Still, a gloriously idiosyncratic and English rock album. Classic. :-)
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3.0 out of 5 stars The eccentric Mr. Ayers., 15 Dec. 2012
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This review is from: Bananamour (Audio CD)
I have re-discovered the work of this charming eccentric english musician.
I have some of his albums on vinyl , but will be replacing them on the cd, maybe cassette to!
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5.0 out of 5 stars Wonderful!, 20 Jun. 2013
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This review is from: Bananamour (Audio CD)
I have this on original vinyl and love it. I bought this cd so that I could play it easily in my studio and office. Ayers is brilliant here!
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5.0 out of 5 stars Great album, 14 Oct. 2013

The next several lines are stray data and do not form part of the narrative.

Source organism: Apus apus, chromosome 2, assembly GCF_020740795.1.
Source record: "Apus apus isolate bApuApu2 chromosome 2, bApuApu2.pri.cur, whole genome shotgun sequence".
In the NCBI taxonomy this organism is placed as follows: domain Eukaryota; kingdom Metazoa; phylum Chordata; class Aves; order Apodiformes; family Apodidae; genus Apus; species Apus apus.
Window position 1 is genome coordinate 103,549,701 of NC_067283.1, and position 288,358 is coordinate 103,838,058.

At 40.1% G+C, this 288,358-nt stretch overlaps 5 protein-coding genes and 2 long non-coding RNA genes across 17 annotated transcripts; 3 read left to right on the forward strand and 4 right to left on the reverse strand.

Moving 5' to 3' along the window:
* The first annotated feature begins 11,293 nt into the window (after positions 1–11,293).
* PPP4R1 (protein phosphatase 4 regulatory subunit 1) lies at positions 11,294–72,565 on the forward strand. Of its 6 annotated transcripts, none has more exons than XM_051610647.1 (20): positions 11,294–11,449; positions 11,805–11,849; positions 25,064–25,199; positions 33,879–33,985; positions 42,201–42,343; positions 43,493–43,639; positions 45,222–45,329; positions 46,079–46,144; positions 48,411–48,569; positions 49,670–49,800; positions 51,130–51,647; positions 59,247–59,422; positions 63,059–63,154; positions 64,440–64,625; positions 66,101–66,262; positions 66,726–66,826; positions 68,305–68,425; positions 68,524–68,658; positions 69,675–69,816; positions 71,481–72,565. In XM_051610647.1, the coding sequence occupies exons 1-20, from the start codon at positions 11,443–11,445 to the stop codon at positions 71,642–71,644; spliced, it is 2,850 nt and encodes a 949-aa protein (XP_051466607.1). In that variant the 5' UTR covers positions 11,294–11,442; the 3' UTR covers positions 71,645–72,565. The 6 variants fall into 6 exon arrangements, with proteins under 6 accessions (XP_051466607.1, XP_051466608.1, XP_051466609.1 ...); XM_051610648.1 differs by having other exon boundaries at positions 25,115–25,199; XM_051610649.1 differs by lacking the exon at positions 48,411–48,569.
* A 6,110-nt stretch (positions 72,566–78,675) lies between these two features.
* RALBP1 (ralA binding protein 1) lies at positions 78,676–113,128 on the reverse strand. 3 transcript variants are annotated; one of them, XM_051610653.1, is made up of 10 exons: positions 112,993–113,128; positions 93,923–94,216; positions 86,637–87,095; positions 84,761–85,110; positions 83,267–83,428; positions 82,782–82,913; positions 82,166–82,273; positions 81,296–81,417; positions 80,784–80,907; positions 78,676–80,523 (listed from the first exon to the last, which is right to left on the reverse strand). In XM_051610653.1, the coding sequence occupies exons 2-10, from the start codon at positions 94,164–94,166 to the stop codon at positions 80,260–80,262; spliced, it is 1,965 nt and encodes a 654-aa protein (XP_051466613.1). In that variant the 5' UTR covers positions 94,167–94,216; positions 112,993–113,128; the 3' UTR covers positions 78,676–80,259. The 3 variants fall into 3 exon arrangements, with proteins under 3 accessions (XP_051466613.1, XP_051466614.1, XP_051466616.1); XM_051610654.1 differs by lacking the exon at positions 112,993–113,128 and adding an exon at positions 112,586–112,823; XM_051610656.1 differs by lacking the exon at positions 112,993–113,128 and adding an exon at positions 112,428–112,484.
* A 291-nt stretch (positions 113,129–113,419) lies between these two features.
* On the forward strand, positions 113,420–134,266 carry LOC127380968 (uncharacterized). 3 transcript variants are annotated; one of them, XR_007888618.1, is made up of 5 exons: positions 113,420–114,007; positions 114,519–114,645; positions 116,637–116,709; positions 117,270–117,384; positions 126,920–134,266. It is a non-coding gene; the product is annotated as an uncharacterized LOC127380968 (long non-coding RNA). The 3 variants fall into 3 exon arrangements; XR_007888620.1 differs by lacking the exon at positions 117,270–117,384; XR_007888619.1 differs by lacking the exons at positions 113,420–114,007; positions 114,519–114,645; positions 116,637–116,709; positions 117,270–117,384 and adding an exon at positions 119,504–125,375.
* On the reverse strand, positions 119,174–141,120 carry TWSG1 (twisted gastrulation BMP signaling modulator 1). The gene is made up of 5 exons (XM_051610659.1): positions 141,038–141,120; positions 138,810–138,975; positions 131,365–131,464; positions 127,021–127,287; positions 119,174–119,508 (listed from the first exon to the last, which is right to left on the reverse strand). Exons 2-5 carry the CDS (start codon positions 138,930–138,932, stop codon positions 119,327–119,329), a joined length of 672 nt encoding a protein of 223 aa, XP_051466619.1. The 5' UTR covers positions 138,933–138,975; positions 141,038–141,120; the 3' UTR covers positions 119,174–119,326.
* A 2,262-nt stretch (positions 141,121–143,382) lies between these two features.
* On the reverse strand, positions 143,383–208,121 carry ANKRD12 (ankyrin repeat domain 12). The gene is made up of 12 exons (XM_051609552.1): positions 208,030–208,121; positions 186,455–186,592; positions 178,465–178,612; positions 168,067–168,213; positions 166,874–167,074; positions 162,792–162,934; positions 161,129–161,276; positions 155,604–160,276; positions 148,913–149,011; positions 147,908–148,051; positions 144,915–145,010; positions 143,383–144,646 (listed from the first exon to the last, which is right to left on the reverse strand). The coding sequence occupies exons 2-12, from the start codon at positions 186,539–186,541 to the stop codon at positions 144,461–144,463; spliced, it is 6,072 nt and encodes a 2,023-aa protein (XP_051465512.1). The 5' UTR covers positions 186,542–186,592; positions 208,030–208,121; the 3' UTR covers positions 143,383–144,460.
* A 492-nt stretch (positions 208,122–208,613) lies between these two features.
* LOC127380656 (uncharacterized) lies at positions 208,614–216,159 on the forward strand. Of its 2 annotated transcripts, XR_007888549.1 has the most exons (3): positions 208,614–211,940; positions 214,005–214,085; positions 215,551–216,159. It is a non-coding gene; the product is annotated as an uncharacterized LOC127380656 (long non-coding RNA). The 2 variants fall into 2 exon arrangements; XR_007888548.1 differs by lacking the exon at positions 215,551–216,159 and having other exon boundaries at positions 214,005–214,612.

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This review is from: Bananamour (Audio CD)
Good to have a CD as well as vinyl copy. A great album - sad that he is no longer with us.
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0 of 1 people found the following review helpful
5.0 out of 5 stars folk rock, 10 April 2013
This review is from: Bananamour (Audio CD)
This is british folk rock a bit tame for me why five stars well im not into folk rock but theres a couple of tracks that i liked and im not going to hit on a gernre im not into as this kevin ayers has talent and it is a good album. But i dont play it as much as america self title album.
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Bananamour
Bananamour by Kevin Ayers (Audio CD - 2003)